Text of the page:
PRODUCT REVIEW: Don’t Rock the Boat (Board Game)

PRODUCT NAME: Don’t Rock the Boat
PRODUCT TYPE: Board Game
AGES: 5 YEARS AND UP
MANUFACTURER: PATCH Products, makers of “Hangman” by Lauri Toys and these great magnet activity boards by Smethport (we bought the “Solar System” one ages ago). Also the company behind 100 Wacky Things.
RETAIL PRICE: $16.99 (though I have seen it for purchase at Target for as low as $9.99 in Long Beach (CA) area as of early December 2012)

Patch Products' "Don't Rock the Boat" by Patch Products is nominated for a "Toy of the Year" in the Games category for 2012.

The Toy Industry Association nominated Patch Products’ “Don’t Rock the Boat” for a “Toy of the Year” award in the Games category for 2012.

Argh! Pirates and penguins, together at last! At least I have to think this is what the makers of one of the newest balance board games was thinking. And really, it is a pretty genius concept to float to the youngest game-playing set.

T focuses hard on placing his penguin pirate atop the carefully balanced ship during the game "Don't Rock the Boat."

T focuses hard on placing his penguin pirate atop the carefully balanced ship during the game “Don’t Rock the Boat.”

Patch Products’ “Don’t Rock the Boat” is making waves with kids of all ages with their newest game based on a pirate crew of peg-leg penguins that try to take over a wobbly pirate ship en masse one matey at a time. Players take turns, and the player who successfully boards the most penguin mateys without toppling the other shipmates and/or the boat wins.

C helps T keep a steady hand during a game of "Don't Rock the Boat."

C helps T keep a steady hand during a game of “Don’t Rock the Boat.”

Looks like Don’t Rock the Boat is making quite a splash with the toy experts, too. “Don’t Rock the Boat” has been nominated for a Toy of the Year (TOTY) Award for 2012 by the Toy Industry Association, the so-called “Academy Awards” of the toy business.

The back of the box for "Don't Rock the Boat." Take note of the pirate's expression.

The back of the box for “Don’t Rock the Boat.” Take note of the pirate’s expression.

Gee, now I understand where they got the idea for the frustrated pirate on the back of the box of "Don't Rock the Boat."

Gee, now I understand where they got the idea for the frustrated pirate on the back of the box of “Don’t Rock the Boat.”

T plays with his new penguin pirate boat, AKA he's pretending "Don't Rock the Boat" is his newest toy rather than an interactive board game. And that's OK.

T happily plays with his new penguin pirate boat, AKA he’s pretending “Don’t Rock the Boat” is his newest toy rather than an interactive board game. And that’s OK.

While this game appears to be receiving high accolades from all-ages, T’s reception has been somewhat tepid to date. Don’t misunderstand – he LOVES the pirate theme and he LOVES the penguins. In fact, he’s rather enjoyed his new pirate ship “toy.” However, T’s just turned five-years old, and I just think that the overall sit-down-and-concentrate concept isn’t his cup of grog at the moment whatever the game or toy involved. T was quite the frustrated salty dog while playing the few times that we’ve attempted so far anyway. While during our first time playing we didn’t realize that the deck of the boat wasn’t inserted properly until the end of play (the boat comes manufacturer-assembled), the other times after C had re-leveled the decks we still ran up against some of the same frustration issues.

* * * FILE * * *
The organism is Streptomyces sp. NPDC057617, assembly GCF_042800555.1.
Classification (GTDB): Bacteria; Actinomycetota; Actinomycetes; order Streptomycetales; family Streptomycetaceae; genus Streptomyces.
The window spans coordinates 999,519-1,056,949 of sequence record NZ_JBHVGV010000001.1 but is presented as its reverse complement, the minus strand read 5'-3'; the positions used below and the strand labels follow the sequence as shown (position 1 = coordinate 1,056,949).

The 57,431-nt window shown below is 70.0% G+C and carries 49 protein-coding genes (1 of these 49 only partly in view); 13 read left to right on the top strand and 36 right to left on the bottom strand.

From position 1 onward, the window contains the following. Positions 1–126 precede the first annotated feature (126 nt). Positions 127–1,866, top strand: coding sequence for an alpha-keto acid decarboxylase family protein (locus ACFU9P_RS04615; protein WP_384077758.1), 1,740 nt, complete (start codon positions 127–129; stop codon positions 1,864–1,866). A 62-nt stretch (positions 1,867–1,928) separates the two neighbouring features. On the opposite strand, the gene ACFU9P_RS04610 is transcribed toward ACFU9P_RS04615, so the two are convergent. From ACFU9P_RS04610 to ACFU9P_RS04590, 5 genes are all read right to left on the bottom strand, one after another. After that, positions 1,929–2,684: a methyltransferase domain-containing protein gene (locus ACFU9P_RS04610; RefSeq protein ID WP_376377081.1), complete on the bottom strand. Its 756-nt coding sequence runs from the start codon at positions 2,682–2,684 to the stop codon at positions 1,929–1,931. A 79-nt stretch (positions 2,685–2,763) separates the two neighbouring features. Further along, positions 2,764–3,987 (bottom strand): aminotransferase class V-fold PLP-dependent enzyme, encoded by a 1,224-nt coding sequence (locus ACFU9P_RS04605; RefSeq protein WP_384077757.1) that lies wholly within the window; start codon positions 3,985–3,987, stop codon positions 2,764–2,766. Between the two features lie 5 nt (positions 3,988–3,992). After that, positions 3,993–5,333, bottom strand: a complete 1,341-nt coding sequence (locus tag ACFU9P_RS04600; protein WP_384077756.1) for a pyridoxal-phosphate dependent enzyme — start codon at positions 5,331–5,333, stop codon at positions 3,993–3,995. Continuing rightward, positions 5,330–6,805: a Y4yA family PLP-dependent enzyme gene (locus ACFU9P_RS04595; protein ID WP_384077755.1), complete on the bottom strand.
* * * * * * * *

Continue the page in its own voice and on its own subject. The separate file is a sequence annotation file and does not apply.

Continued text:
"Poppa's Pizza Topple" is another balance-themed board game for the younger set. We received this sometime around when T was 2 or 3 years old.

“Poppa’s Pizza Topple” is another balance-themed board game for the younger set. We received this sometime around when T was 2 or 3 years old.

We’ve also had a bit of exposure to a balancing/ concentration game before in the form of “Poppa’s Pizza Topple.” Perhaps there just wasn’t the novelty with “Don’t Rock the Boat” that there’s been with other recent gaming hits in our house, such as “Chicken Cha-Cha-Cha” and even Patch’s other offering “100 Wacky Things.”

T watches as all his penguin pirates slide down to one side of the deck during "Don't Rock the Boat."

T watches as all his penguin pirates slide down to one side of the deck during “Don’t Rock the Boat.”

I clearly see the wonderful benefits to “Don’t Rock the Boat,” and I am going to keep bringing it out of dry-dock as T gets a wee bit older (meaning, in another few weeks or months). This game requires a gentle, steady hand, a rough understanding of how a scale works, and a basic comprehension of how symmetry works in a 3D space. While T has a basic grasp of these three skills independently, we’re still working on him being able to multi-task such skills together simultaneously (and manage age-appropriate levels of frustration, heh). I am glad to know that we have the perfect game on hand to help him develop these very useful traits in a jolly-good-time sort of way.

Thanks to Patch Products for giving me the opportunity to review their highly acclaimed board game "Don't Rock the Boat."

Thanks to Patch Products for giving me the opportunity to review their highly acclaimed board game “Don’t Rock the Boat.”

Disclosure of Material Connection: I received one or more of the products or services mentioned above for free in the hope that I would mention it on my blog. Regardless, I only recommend products or services I use personally and believe will be good for my readers. I am disclosing this in accordance with the Federal Trade Commission’s 16 CFR, Part 255: “Guides Concerning the Use of Endorsements and Testimonials in Advertising.”

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